Background: In the case of chest pain, the current guidelines require electrocardiogram (ECG) recording and patient assessment within 10 minutes upon arrival in the emergency department.
Methods: We investigated the effect of an ECG technician (ECG-T) on in-hospital first medical contact-to-ECG times (iFMC-to-ECG) investigated in a cluster randomized, controlled trial. Allocation of intervention was concealed. Staff satisfaction and feasibility was defined as a secondary outcome. Delays between ECG and the availability of an emergency physician and the assessment of ECG were additionally evaluated.
Results: A total of 163 (44 clusters) and 191 (47 clusters) patients were allocated to control and intervention, respectively. Twenty-seven (17%) of 163 patients in the control group vs 110 (58%) of 191 patients in the intervention group received ECG registration within 10 minutes (risk ratio, 3.40 [2.24-5.15]; P < .001). The iFMC-to-ECG time was 23 (95% confidence interval [CI], 20-27) minutes for the control group vs 9 (95% CI, 8-11) minutes for the intervention group (P < .001). Nursing staff judged the feasibility of intervention with a median of 1 (interquartile range [IQR], 1-1 (on a scale of 1 [best] to 5 [worst]), perceived workload alleviation with a median of 1 (IQR, 1-1), and improvement of quality of care with a median of 1 (IQR, 1-2). The ECG-to-EP time was 78 (95% CI, 64-92) seconds, and diagnosis was made within 17 (95% CI, 16-18) seconds.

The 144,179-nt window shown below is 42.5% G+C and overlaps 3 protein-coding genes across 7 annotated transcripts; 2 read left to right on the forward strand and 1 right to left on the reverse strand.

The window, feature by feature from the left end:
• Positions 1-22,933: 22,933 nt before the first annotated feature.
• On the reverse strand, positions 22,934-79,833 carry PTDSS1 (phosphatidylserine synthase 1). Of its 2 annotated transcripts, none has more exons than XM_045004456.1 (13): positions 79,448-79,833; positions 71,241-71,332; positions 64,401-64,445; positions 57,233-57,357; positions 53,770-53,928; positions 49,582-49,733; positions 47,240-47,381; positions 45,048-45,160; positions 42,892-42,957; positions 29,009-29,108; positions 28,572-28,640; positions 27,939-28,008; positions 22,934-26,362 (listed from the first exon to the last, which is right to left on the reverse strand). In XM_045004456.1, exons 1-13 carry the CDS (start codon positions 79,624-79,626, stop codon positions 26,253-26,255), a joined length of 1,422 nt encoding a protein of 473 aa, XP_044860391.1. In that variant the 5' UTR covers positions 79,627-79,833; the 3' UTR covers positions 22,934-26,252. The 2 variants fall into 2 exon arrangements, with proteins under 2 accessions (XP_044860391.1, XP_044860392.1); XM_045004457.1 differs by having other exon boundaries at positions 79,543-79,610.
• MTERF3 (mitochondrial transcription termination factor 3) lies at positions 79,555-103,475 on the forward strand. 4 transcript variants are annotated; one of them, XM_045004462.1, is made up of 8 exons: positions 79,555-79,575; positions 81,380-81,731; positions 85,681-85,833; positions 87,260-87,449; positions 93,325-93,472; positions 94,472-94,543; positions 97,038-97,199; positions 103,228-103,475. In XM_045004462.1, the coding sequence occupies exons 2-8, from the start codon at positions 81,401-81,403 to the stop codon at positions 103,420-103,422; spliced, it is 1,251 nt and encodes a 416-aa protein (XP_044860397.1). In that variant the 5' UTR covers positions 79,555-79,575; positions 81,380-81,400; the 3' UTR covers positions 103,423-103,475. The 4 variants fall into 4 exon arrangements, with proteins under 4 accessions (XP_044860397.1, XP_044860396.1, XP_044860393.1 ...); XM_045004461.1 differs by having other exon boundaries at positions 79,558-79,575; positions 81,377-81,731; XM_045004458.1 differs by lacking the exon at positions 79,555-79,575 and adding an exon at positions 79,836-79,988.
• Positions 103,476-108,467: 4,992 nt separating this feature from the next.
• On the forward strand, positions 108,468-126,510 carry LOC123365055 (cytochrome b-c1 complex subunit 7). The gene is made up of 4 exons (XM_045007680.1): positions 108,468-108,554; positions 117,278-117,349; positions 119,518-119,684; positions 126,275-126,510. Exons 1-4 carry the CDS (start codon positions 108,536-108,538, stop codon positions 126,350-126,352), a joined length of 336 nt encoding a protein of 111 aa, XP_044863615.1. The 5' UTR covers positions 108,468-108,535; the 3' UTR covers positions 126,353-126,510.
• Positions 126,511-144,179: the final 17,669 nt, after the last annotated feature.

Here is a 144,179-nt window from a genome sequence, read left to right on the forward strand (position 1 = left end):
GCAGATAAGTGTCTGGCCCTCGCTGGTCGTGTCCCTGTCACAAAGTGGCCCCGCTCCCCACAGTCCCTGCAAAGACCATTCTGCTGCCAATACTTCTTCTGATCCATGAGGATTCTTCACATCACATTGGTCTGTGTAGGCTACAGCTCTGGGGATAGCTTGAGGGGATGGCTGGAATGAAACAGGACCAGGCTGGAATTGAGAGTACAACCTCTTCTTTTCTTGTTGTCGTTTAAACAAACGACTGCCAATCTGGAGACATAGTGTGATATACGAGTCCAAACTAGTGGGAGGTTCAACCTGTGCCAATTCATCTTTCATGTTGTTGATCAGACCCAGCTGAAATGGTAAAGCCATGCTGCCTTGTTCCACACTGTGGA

Conclusions: Delays of iFMC-to-ECG can be effectively addressed by implementation of an ECG-T. The service of an ECG-T is feasible and improves staff satisfaction. Both ECG-to-EP time and ECG assessment constitute no relevant delay.
Copyright © 2012 Elsevier Inc. All rights reserved.